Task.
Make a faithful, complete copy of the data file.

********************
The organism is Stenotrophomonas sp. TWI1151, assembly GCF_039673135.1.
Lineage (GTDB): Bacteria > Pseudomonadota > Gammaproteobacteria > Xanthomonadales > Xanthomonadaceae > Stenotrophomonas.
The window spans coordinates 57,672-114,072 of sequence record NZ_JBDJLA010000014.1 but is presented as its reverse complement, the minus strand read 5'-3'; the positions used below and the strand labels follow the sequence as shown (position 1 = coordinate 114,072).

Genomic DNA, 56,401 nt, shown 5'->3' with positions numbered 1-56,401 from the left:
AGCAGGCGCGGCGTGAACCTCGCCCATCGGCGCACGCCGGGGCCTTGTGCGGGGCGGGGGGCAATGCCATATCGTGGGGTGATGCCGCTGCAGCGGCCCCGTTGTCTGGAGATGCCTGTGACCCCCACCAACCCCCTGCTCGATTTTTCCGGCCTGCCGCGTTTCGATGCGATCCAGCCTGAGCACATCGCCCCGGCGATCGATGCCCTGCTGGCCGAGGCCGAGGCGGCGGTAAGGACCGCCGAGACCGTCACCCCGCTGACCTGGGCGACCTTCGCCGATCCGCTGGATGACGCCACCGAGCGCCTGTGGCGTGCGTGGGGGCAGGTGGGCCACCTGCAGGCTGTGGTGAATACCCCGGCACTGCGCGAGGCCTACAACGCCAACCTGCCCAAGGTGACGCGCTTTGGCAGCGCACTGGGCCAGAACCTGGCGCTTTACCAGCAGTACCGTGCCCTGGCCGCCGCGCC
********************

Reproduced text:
The organism is Stenotrophomonas sp. TWI1151, assembly GCF_039673135.1.
Lineage (GTDB): Bacteria > Pseudomonadota > Gammaproteobacteria > Xanthomonadales > Xanthomonadaceae > Stenotrophomonas.
The window spans coordinates 57,672-114,072 of sequence record NZ_JBDJLA010000014.1 but is presented as its reverse complement, the minus strand read 5'-3'; the positions used below and the strand labels follow the sequence as shown (position 1 = coordinate 114,072).

Genomic DNA, 56,401 nt, shown 5'->3' with positions numbered 1-56,401 from the left:
AGCAGGCGCGGCGTGAACCTCGCCCATCGGCGCACGCCGGGGCCTTGTGCGGGGCGGGGGGCAATGCCATATCGTGGGGTGATGCCGCTGCAGCGGCCCCGTTGTCTGGAGATGCCTGTGACCCCCACCAACCCCCTGCTCGATTTTTCCGGCCTGCCGCGTTTCGATGCGATCCAGCCTGAGCACATCGCCCCGGCGATCGATGCCCTGCTGGCCGAGGCCGAGGCGGCGGTAAGGACCGCCGAGACCGTCACCCCGCTGACCTGGGCGACCTTCGCCGATCCGCTGGATGACGCCACCGAGCGCCTGTGGCGTGCGTGGGGGCAGGTGGGCCACCTGCAGGCTGTGGTGAATACCCCGGCACTGCGCGAGGCCTACAACGCCAACCTGCCCAAGGTGACGCGCTTTGGCAGCGCACTGGGCCAGAACCTGGCGCTTTACCAGCAGTACCGTGCCCTGGCCGCCGCGCC